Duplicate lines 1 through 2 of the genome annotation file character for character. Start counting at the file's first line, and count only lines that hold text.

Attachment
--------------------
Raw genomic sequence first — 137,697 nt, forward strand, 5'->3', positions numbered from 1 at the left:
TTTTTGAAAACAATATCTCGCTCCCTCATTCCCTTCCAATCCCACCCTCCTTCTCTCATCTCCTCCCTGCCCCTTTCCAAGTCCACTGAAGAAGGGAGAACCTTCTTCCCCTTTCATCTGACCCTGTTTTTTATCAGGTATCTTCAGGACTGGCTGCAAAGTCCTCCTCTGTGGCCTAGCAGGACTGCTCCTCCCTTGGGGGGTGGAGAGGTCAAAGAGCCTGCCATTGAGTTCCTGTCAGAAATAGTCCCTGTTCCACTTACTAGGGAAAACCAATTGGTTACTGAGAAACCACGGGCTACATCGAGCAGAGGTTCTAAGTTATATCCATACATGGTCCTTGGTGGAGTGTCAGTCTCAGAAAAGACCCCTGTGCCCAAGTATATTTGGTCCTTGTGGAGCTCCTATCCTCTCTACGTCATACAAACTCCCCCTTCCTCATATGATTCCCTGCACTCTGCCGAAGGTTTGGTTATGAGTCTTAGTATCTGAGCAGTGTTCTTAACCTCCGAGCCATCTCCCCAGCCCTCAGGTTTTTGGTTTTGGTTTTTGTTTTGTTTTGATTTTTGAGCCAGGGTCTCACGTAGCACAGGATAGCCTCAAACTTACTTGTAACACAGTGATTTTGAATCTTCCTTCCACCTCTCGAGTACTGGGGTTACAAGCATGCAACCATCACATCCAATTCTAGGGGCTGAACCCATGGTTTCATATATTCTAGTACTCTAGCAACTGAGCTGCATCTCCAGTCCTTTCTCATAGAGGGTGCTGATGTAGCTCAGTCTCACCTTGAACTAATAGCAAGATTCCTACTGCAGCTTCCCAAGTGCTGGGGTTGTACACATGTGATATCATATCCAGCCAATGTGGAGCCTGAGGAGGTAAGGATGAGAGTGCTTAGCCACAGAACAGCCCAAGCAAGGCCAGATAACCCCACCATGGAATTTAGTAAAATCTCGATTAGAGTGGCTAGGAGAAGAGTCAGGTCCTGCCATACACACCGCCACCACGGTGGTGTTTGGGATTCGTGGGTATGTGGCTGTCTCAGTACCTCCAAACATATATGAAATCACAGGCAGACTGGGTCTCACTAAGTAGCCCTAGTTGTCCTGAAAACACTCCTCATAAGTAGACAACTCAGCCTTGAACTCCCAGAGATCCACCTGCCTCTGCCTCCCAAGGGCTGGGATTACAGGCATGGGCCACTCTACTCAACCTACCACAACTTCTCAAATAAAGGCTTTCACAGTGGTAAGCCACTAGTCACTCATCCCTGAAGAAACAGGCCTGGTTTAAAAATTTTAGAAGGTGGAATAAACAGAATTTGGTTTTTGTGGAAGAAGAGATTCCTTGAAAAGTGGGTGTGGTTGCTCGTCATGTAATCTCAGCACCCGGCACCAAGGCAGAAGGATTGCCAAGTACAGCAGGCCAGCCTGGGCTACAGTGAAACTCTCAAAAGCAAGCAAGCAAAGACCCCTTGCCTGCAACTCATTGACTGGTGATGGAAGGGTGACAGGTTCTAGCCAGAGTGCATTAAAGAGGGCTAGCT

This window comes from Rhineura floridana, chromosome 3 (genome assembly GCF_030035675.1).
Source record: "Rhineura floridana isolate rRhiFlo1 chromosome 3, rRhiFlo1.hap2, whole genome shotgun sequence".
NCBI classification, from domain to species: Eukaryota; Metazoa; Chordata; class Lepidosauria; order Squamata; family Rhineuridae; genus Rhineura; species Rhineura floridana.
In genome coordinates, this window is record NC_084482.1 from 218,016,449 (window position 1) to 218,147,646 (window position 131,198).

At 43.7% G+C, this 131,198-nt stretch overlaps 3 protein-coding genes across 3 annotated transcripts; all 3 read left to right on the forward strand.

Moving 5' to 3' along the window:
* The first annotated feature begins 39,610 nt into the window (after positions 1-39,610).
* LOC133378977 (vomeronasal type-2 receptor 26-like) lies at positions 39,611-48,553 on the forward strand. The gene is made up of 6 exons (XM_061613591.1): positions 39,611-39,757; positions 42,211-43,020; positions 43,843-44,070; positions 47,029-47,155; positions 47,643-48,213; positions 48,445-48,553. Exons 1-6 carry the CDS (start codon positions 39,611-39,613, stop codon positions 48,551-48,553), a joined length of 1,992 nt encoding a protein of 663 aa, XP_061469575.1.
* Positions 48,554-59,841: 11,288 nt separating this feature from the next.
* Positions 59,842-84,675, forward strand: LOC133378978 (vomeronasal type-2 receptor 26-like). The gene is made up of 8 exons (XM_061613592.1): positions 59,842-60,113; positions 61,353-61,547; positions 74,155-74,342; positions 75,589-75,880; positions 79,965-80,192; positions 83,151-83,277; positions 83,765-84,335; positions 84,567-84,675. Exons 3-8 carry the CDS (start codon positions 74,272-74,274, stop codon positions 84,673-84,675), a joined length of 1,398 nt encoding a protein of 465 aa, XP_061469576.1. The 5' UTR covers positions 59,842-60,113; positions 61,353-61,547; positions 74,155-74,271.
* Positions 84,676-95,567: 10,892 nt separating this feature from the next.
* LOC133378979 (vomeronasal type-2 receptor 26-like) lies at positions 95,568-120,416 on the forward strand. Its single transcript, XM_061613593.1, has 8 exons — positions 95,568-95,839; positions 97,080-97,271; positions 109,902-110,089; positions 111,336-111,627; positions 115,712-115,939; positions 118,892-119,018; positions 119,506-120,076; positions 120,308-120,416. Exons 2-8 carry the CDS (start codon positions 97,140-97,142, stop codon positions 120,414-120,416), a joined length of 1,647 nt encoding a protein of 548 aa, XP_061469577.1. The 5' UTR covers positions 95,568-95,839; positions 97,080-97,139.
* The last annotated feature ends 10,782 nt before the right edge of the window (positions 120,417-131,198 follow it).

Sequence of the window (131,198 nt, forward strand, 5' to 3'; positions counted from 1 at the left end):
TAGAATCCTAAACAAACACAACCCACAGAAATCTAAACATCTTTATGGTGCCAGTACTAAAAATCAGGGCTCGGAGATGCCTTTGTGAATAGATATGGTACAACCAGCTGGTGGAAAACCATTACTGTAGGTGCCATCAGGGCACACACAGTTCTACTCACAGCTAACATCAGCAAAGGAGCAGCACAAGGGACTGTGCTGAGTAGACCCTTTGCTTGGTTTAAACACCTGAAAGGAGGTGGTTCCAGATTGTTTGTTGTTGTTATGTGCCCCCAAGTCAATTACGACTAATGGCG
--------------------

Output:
Raw genomic sequence first — 137,697 nt, forward strand, 5'->3', positions numbered from 1 at the left:
TTTTTGAAAACAATATCTCGCTCCCTCATTCCCTTCCAATCCCACCCTCCTTCTCTCATCTCCTCCCTGCCCCTTTCCAAGTCCACTGAAGAAGGGAGAACCTTCTTCCCCTTTCATCTGACCCTGTTTTTTATCAGGTATCTTCAGGACTGGCTGCAAAGTCCTCCTCTGTGGCCTAGCAGGACTGCTCCTCCCTTGGGGGGTGGAGAGGTCAAAGAGCCTGCCATTGAGTTCCTGTCAGAAATAGTCCCTGTTCCACTTACTAGGGAAAACCAATTGGTTACTGAGAAACCACGGGCTACATCGAGCAGAGGTTCTAAGTTATATCCATACATGGTCCTTGGTGGAGTGTCAGTCTCAGAAAAGACCCCTGTGCCCAAGTATATTTGGTCCTTGTGGAGCTCCTATCCTCTCTACGTCATACAAACTCCCCCTTCCTCATATGATTCCCTGCACTCTGCCGAAGGTTTGGTTATGAGTCTTAGTATCTGAGCAGTGTTCTTAACCTCCGAGCCATCTCCCCAGCCCTCAGGTTTTTGGTTTTGGTTTTTGTTTTGTTTTGATTTTTGAGCCAGGGTCTCACGTAGCACAGGATAGCCTCAAACTTACTTGTAACACAGTGATTTTGAATCTTCCTTCCACCTCTCGAGTACTGGGGTTACAAGCATGCAACCATCACATCCAATTCTAGGGGCTGAACCCATGGTTTCATATATTCTAGTACTCTAGCAACTGAGCTGCATCTCCAGTCCTTTCTCATAGAGGGTGCTGATGTAGCTCAGTCTCACCTTGAACTAATAGCAAGATTCCTACTGCAGCTTCCCAAGTGCTGGGGTTGTACACATGTGATATCATATCCAGCCAATGTGGAGCCTGAGGAGGTAAGGATGAGAGTGCTTAGCCACAGAACAGCCCAAGCAAGGCCAGATAACCCCACCATGGAATTTAGTAAAATCTCGATTAGAGTGGCTAGGAGAAGAGTCAGGTCCTGCCATACACACCGCCACCACGGTGGTGTTTGGGATTCGTGGGTATGTGGCTGTCTCAGTACCTCCAAACATATATGAAATCACAGGCAGACTGGGTCTCACTAAGTAGCCCTAGTTGTCCTGAAAACACTCCTCATAAGTAGACAACTCAGCCTTGAACTCCCAGAGATCCACCTGCCTCTGCCTCCCAAGGGCTGGGATTACAGGCATGGGCCACTCTACTCAACCTACCACAACTTCTCAAATAAAGGCTTTCACAGTGGTAAGCCACTAGTCACTCATCCCTGAAGAAACAGGCCTGGTTTAAAAATTTTAGAAGGTGGAATAAACAGAATTTGGTTTTTGTGGAAGAAGAGATTCCTTGAAAAGTGGGTGTGGTTGCTCGTCATGTAATCTCAGCACCCGGCACCAAGGCAGAAGGATTGCCAAGTACAGCAGGCCAGCCTGGGCTACAGTGAAACTCTCAAAAGCAAGCAAGCAAAGACCCCTTGCCTGCAACTCATTGACTGGTGATGGAAGGGTGACAGGTTCTAGCCAGAGTGCATTAAAGAGGGCTAGCT